The Norwalk Metropolitan Youth Ballet Takes The Nutcracker to New Heights

right: NMYB’s creative director Adam Holms with husband and business administrator Max Riesen

Photography by Andrea Carson | Illustration by Venera Alexandrova


Thirty two young ballerinas are lined up in three rows for auditions of Norwalk Metropolitan’s Youth Ballet’s production of The Nutcracker—each one prettier than the next. Not just in looks. They carry a focus, a talent and a determination that rivals an Olympian on the world stage.

Adam Holms, the owner and artistic director of NMYB, is weaving through the rows handing out directives at a speed unintelligible to an untrained ear.

Open-plié-cross-open-plié-side bend-right arm over-tourne en dedans pirouette-jump to fourth-jump to second-jump to fourth-pirouette.

Holms doesn’t have the strict and authoritarian nature of a stereotypical artistic director. His nails are painted a glittering shade of forest green and he’s wearing Nutcracker socks and a Nutcracker blazer that sparkles as he walks—a stark contrast to the muted leotards that line the rows.

right: NMYB dancers Sanaa Butani and Mio Nomoto rehearse at the barre.

“Want to see how much I love the Nutcracker?” he asks. He lifts the sleeve of the blazer to reveal a tattoo of a nutcracker—the holiday figurine drawn permanently on his forearm.

“If I need kids to buy into my program, I need to sell it to them,” says Holms. “The whole reason these kids love The Nutcracker is because I love The Nutcracker. That᾽s why I have a sparkly blazer and a tattoo.”

Holms recognizes there are no shortcuts to ballet—it requires consistent, hard work but “if I can make it more accessible with pop music and the way I dress, I’m going to do it,” he says.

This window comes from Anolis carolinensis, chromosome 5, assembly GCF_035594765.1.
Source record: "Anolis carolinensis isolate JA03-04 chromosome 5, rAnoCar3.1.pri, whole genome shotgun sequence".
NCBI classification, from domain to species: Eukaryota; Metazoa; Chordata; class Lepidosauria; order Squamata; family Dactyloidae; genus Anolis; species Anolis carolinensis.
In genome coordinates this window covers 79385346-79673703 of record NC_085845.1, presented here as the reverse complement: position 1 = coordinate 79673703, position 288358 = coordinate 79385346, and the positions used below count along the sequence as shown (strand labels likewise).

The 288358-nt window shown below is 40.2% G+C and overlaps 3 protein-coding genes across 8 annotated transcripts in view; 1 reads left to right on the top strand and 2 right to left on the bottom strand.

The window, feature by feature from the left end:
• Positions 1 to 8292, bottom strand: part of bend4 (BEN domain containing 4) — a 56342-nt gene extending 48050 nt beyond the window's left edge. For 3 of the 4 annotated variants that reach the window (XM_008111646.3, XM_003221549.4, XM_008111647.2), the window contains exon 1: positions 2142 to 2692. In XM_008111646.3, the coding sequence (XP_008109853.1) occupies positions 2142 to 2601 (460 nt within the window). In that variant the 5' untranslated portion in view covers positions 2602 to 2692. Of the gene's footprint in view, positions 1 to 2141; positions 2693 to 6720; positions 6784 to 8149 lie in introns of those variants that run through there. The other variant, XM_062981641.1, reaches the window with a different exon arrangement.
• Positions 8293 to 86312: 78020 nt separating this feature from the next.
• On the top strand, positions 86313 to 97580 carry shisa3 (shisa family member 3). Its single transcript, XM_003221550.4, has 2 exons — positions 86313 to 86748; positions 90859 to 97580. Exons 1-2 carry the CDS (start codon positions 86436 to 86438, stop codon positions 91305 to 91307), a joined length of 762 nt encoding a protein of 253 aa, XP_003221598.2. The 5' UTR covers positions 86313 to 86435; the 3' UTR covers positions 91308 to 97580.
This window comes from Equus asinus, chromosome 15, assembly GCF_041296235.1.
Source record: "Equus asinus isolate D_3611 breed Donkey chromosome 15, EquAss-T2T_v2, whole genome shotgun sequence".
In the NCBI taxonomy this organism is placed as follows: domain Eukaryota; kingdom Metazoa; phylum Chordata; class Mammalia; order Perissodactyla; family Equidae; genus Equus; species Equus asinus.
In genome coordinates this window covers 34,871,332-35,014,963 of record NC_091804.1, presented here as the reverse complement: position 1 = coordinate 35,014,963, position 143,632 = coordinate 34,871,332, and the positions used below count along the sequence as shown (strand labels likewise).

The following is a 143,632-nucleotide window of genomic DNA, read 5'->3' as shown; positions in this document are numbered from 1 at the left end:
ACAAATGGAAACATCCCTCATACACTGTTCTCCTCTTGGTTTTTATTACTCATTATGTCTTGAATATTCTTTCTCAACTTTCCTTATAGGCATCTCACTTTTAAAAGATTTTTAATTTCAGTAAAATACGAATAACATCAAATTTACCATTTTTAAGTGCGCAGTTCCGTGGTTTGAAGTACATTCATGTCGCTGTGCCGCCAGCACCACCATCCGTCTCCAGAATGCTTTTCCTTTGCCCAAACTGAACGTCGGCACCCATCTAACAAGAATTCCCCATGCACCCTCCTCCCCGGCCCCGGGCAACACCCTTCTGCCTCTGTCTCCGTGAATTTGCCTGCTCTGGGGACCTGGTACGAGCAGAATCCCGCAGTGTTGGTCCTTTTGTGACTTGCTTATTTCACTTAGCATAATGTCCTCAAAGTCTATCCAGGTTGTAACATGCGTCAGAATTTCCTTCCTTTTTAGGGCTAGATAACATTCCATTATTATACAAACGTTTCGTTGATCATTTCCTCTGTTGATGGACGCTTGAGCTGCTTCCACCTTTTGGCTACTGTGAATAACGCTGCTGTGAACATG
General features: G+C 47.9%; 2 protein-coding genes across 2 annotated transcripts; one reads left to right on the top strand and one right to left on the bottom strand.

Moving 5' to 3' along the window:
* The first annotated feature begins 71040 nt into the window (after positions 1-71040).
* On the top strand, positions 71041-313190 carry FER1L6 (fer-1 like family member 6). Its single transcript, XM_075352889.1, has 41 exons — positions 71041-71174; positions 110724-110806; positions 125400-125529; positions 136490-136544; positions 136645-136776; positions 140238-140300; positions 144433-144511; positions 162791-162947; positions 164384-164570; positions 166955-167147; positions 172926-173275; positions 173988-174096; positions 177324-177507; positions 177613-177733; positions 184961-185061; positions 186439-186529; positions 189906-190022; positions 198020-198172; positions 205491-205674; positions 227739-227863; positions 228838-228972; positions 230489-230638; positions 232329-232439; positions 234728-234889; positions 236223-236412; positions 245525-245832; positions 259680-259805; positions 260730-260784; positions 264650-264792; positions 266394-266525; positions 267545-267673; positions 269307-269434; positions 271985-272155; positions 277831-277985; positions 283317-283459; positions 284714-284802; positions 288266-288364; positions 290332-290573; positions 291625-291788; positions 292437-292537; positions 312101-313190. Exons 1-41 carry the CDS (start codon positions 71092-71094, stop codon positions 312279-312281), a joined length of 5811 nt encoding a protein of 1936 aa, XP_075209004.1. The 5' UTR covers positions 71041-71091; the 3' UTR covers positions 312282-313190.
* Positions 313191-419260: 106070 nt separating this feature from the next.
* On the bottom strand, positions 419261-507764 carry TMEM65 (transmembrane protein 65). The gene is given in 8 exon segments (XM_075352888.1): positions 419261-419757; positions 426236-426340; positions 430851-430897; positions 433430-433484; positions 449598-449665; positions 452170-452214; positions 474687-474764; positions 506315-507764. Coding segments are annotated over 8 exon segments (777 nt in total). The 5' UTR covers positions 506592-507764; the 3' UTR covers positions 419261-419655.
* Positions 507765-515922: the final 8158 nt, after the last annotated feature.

The traditional ballet class music begins and, without hesitation, the girls execute the long list of directives Holms just gave them.

The execution was surprising. There was steadiness where there should have been shaking, and stoicism where there should be grimacing.

The only visible indications of their effort was the damp hairs curling along the napes of their necks.

Once the girls leave the room, they become completely different—animated, giggling and dancing with girls who seemingly have become their closest friends.

Holms’ husband and NMYB’s administrator, Max Riesen, settles them down when the noise level gets out of hand. Riesen is tall and instantly likable. He’s wearing green and white Nikes, a backwards cap, and has an edge that almost looks out of place outside of the City.

Riesen plays a major role in the front-of-house culture of the studio. “This is a nurturing space and everyone who works here is fundamentally interested in the growth of these kids,” he says.

left: Dancers spend their weekends rehearsing for The Nutcracker. Here, Isabella Ferrizz, Serra Nalbantoglu and Sophia Reeves. right: Dancers Sophia Reeves, Mio Nomoto, Ava Cordella, Isabella Ferrizz, Sanaa Butani and Serra Nalbantoglu.